The Godhead being thus begotten by God’s having an idea of himself and standing forth in a distinct subsistence or person in that idea, there proceeds a most pure act, and infinitely holy and sweet energy arises between the Father and the Son: for their love and joy is mutual, in mutually loving and delighting in each other. Prov. 8:30, “I was daily his delight, rejoicing always before [him].” This is the eternal and most perfect and essential act of the divine nature, wherein the Godhead acts to an infinite degree and in the most perfect manner possible. The Deity becomes all act; the divine essence itself flows out and is as it were breathed forth in love and joy. So that the Godhead therein stands forth in yet another manner of subsistence, and there proceeds the third person of the Trinity, the Holy Spirit, viz. the Deity in act: for there is no other act by the act of the will.

Now, we can’t get into all the details about how Edwards’ idealism has inflected the whole account, but you see the basic elements in play here: the psychological analogy, the Father unbegotten, the generation of the Word, the Spirit as mutual love of Father and Son, and so forth.

Whether consciously or not, Edwards also follows some of Augustine’s key, exegetical moves, including his focus on 1 John 4. (On which, see Matthew Levering, “The Holy Spirit in the Trinitarian Communion: ‘Love’ and ‘Gift’?” IJST Volume 16 Number 2 April 2014, 126-142.) Edwards suggests the “Godhead or the divine nature and essence does subsist in love” is confirmed in the statement of 1 John 4:8, “God is love.”

But he argues that verses 12-13 in the same chapter “plainly” suggest to us that love is the Holy Spirit, since they read, “If we love one another, God dwelleth in us, and his love is perfected in us. Hereby we know that we dwell in him, because he hath given us the Spirit.” For Edwards, it is clear that the apostle John has identified the love of God in us as God’s dwelling with us, which happens by the Spirit’s dwelling within us. This “confirms not only that the divine nature subsists in love, but also that this love is the Spirit; for it is the Spirit of God by which God dwells in his saints.”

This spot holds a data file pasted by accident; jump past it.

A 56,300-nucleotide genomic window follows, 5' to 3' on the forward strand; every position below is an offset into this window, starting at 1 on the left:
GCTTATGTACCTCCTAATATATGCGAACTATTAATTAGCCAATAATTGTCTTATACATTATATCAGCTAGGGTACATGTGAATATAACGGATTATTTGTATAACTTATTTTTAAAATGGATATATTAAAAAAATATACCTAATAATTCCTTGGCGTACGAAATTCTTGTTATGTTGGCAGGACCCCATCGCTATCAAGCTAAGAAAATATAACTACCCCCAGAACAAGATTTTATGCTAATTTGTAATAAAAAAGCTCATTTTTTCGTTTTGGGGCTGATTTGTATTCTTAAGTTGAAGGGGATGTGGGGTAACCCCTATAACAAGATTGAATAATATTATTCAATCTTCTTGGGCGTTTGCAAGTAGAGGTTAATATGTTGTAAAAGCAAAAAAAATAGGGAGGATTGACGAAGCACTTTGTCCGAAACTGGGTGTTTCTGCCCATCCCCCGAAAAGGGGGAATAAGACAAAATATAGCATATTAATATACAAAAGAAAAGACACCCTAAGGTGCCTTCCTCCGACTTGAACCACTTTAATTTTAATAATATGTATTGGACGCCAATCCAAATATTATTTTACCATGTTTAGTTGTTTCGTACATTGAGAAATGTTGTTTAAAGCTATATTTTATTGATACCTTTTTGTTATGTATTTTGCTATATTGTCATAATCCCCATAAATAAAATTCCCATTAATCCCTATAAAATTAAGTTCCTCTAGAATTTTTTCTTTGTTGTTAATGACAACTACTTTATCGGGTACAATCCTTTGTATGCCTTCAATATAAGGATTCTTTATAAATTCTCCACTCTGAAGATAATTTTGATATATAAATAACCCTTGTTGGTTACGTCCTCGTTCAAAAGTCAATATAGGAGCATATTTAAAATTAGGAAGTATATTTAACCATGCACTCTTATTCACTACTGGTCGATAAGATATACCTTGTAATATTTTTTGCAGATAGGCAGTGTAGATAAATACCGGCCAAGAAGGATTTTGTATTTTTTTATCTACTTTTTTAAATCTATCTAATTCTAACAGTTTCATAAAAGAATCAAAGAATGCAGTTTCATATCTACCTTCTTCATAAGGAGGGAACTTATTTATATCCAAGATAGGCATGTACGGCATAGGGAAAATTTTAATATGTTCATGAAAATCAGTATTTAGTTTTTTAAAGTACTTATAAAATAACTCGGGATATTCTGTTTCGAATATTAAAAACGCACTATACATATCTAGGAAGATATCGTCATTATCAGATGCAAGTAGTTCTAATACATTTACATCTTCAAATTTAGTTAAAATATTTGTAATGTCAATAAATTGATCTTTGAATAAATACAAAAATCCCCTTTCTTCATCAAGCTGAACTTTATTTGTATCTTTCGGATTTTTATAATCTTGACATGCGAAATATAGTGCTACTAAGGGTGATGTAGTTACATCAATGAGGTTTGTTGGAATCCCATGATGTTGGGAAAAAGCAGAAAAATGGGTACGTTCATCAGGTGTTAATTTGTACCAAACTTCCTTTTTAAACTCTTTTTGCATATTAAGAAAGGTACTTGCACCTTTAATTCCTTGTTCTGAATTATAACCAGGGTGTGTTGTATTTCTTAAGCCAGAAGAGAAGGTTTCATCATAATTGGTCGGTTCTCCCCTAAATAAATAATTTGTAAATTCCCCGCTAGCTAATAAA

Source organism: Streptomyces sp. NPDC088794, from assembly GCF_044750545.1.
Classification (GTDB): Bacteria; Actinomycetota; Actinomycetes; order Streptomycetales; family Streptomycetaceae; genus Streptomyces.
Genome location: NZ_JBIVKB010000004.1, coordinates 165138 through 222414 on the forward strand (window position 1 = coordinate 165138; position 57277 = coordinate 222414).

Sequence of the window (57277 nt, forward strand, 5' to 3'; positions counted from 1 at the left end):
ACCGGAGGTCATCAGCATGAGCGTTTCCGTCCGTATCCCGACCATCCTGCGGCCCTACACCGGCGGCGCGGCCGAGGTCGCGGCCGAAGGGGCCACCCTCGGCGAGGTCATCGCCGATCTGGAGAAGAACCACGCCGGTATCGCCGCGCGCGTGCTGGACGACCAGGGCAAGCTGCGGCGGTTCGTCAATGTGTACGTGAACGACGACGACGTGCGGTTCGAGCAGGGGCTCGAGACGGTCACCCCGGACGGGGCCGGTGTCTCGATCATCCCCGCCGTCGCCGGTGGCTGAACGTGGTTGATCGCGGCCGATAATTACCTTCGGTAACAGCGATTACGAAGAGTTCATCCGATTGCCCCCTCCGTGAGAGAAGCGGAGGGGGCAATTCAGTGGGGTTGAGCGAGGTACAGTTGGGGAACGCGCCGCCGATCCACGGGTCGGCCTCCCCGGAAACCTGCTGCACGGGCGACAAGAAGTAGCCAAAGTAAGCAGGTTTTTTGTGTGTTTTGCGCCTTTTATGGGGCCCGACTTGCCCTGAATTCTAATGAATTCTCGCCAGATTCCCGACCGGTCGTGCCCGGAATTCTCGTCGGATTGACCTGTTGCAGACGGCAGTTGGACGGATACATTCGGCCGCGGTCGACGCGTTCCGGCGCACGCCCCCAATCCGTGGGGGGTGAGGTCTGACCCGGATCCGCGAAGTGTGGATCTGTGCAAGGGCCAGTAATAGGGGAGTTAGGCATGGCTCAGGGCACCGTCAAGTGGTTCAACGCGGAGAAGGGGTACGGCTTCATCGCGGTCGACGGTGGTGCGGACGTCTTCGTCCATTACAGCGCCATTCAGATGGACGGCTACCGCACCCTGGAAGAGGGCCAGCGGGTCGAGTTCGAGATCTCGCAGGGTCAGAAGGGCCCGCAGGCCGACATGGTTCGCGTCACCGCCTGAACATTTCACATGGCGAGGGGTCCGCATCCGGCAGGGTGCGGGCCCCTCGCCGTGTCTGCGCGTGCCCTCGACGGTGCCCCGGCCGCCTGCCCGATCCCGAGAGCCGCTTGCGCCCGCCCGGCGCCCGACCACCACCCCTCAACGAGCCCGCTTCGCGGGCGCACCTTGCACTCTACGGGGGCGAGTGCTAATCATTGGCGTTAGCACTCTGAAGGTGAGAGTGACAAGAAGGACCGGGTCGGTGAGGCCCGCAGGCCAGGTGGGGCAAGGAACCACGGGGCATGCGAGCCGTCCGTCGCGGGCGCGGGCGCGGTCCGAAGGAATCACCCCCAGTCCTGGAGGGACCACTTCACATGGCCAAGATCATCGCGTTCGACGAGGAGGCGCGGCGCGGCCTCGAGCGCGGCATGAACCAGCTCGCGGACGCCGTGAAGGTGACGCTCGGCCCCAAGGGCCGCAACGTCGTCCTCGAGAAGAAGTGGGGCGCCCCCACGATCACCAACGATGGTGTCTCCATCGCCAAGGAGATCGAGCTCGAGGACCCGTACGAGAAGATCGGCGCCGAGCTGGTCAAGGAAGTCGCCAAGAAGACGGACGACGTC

Edwards finds this logic confirmed in dozens of texts (Rom. 5:5; Phil 2:1; 2 Cor. 6:6; Col. 1:8), the name of the Spirit, the work of the Spirit in sanctification, types of the Spirit (oil), symbols of the Spirit (dove), metaphors and similitudes (water, fire, breath, wind, a spring, a river, etc), and so on.

Returning to the Spirit’s work in sanctification, Edwards says that communion with God is to participate in the Holy Spirit:

Communion is a common partaking of good, either of excellency or happiness, so that when it is said the saints have communion or fellowship with the Father and with the Son, the meaning of it is that they partake with the Father and the Son of their good, which is either their excellency and glory, (2 Pet. 1:4, “ye are made partakers of the divine nature;” Heb. 12:10, “that we might be partakers of his holiness;” John 17:22–23, “and the glory which thou hast given me I have given them that they may be one even as we are one I in them and thou in me”); or of their joy and happiness: John 17:13, “that they might have my joy fulfilled in themselves.” But the Holy Ghost, being the love and joy of God, is his beauty and happiness, and it is in our partaking of the same Holy Spirit that our communion with God consists…

Here Edwards moves on to make a very interesting observation that demonstrates how attentive he is to Scripture in these matters. He supposes that this notion that the Spirit is the mutual love of the Father and the Son which is given to believers is the only good account for the fact that Paul (13x!) wishes grace and peace from God the Father and the Lord Jesus Christ, without ever mentioning the Holy Spirit by name. This only makes sense if, “the Holy Ghost is himself love and grace of God the Father and the Lord Jesus Christ.” Or again, in places like John 14:21 and 23, Christ mentions the love of Father and Son for believers, “but no mention is made of the Holy Ghost” or “never any mention of the Holy Ghost’s love.”